When It Comes to Sponsors, Silence Doesn't Make It Better

Andy Jordan is President of Roffensian Consulting S.A., a Roatan, Honduras-based management consulting firm with a comprehensive project management practice. Andy always appreciates feedback and discussion on the issues raised in his articles and can be reached at andy.jordan@roffensian.com. Andy's new book Risk Management for Project Driven Organizations is now available.

I don’t know if there have been any studies done on what the most common project manager frustration is, but I bet unrealistic expectations would be pretty close to the top of the list. We’ve all heard horror stories of projects that were approved where the PM is expected to deliver a huge amount of work in virtually no time with just a couple of people.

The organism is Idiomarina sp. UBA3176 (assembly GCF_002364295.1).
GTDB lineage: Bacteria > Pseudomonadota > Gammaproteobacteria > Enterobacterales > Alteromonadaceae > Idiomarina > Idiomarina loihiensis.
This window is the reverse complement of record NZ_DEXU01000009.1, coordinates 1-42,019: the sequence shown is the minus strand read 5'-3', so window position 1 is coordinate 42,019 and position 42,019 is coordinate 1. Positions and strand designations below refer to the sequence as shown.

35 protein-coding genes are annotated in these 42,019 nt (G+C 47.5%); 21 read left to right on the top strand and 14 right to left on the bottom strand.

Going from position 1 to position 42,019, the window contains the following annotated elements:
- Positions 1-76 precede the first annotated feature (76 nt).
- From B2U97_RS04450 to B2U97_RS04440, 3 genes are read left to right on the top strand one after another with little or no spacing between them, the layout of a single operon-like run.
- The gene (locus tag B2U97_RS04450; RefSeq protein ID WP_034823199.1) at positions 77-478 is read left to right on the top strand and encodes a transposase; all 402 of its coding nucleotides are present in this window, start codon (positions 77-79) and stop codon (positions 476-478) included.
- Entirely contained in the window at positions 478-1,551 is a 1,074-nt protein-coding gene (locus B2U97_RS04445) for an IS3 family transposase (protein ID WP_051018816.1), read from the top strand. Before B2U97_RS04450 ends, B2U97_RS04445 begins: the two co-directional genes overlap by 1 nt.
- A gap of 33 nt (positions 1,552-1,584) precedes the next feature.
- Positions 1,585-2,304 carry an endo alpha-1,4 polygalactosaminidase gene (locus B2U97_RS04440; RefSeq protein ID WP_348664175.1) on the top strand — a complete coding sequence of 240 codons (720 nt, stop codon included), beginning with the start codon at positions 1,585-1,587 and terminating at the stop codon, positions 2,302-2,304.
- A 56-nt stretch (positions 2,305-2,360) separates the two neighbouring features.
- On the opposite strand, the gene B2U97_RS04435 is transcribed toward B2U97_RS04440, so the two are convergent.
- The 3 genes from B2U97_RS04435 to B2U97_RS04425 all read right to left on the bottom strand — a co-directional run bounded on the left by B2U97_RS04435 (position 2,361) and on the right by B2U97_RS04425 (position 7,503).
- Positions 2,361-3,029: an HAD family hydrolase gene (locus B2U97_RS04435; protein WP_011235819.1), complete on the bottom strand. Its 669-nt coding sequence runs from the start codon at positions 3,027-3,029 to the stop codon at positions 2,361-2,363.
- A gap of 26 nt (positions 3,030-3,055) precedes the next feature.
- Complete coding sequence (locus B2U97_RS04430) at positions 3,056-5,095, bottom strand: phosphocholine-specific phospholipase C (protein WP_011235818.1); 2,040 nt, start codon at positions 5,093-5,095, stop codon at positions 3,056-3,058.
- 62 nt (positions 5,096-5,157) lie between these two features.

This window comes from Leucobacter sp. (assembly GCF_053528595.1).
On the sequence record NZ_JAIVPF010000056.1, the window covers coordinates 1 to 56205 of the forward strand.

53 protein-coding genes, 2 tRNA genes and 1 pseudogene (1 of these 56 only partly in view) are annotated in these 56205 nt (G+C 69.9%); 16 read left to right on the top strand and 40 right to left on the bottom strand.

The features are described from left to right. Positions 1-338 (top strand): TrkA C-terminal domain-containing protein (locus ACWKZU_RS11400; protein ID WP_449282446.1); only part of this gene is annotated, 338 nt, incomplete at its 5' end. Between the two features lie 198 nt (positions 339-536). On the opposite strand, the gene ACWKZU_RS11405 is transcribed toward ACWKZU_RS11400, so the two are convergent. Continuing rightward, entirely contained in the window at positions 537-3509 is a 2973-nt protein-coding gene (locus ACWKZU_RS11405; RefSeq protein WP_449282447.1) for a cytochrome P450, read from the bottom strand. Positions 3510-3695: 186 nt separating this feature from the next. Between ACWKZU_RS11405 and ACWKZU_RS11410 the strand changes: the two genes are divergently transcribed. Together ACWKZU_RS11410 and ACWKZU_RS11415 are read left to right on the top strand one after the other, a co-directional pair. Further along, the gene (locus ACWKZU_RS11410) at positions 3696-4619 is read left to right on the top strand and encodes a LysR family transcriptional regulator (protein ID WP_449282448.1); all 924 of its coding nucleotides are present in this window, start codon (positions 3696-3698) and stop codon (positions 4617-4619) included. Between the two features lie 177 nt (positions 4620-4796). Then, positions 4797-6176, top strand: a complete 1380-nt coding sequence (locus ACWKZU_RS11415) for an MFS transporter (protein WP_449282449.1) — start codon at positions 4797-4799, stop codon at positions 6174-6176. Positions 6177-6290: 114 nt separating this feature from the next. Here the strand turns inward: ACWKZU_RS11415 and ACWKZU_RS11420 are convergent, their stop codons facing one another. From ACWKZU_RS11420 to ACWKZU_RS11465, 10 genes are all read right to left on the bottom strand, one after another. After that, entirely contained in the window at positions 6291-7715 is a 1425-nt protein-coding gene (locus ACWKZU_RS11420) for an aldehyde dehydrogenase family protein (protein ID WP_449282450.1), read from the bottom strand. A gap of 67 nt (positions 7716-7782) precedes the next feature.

While I tend to think that many of those stories are exaggerated, there are definitely situations where the constraints of the project are unrealistic—where the required work just can’t be done in the allotted time with the team that you have been given. What do you do in that situation?

For many project managers, the answer seems to be that you complain to the team about how unfair the organization is being and how everyone is being set up for failure.

Unsurprisingly, that achieves nothing. If you find yourself in a situation where the project appears to be impossible to deliver within the current constraints, then you need to let the sponsor and other key stakeholders know that. You’re the project manager, it’s your job to identify and help resolve problems—and not being able to deliver the project is a pretty big problem!

Let’s go back to basics for a minute. Project constraints aren’t established to set the team up for failure. Sure, they may be aggressive (…


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"Never hold discussions with the monkey when the organ grinder is in the room."

- Winston Churchill

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